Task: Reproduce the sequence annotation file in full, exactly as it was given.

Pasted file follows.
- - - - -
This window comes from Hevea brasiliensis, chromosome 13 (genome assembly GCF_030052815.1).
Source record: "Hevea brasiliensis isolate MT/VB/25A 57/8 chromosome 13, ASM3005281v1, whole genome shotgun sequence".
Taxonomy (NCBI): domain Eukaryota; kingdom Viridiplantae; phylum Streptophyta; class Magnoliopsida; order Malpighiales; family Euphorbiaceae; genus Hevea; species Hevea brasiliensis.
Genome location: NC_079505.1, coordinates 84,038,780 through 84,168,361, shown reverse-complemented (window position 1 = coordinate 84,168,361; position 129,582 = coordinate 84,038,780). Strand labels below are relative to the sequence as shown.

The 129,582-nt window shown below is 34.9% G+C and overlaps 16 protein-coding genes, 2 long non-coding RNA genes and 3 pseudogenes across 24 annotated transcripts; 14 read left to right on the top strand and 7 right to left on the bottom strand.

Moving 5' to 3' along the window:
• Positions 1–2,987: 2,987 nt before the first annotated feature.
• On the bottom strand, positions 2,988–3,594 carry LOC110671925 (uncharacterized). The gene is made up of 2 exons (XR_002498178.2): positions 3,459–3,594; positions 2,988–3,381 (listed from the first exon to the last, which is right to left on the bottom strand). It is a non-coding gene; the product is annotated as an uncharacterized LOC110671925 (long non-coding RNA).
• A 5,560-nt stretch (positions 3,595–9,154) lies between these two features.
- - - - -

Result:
This window comes from Hevea brasiliensis, chromosome 13 (genome assembly GCF_030052815.1).
Source record: "Hevea brasiliensis isolate MT/VB/25A 57/8 chromosome 13, ASM3005281v1, whole genome shotgun sequence".
Taxonomy (NCBI): domain Eukaryota; kingdom Viridiplantae; phylum Streptophyta; class Magnoliopsida; order Malpighiales; family Euphorbiaceae; genus Hevea; species Hevea brasiliensis.
Genome location: NC_079505.1, coordinates 84,038,780 through 84,168,361, shown reverse-complemented (window position 1 = coordinate 84,168,361; position 129,582 = coordinate 84,038,780). Strand labels below are relative to the sequence as shown.

The 129,582-nt window shown below is 34.9% G+C and overlaps 16 protein-coding genes, 2 long non-coding RNA genes and 3 pseudogenes across 24 annotated transcripts; 14 read left to right on the top strand and 7 right to left on the bottom strand.

Moving 5' to 3' along the window:
• Positions 1–2,987: 2,987 nt before the first annotated feature.
• On the bottom strand, positions 2,988–3,594 carry LOC110671925 (uncharacterized). The gene is made up of 2 exons (XR_002498178.2): positions 3,459–3,594; positions 2,988–3,381 (listed from the first exon to the last, which is right to left on the bottom strand). It is a non-coding gene; the product is annotated as an uncharacterized LOC110671925 (long non-coding RNA).
• A 5,560-nt stretch (positions 3,595–9,154) lies between these two features.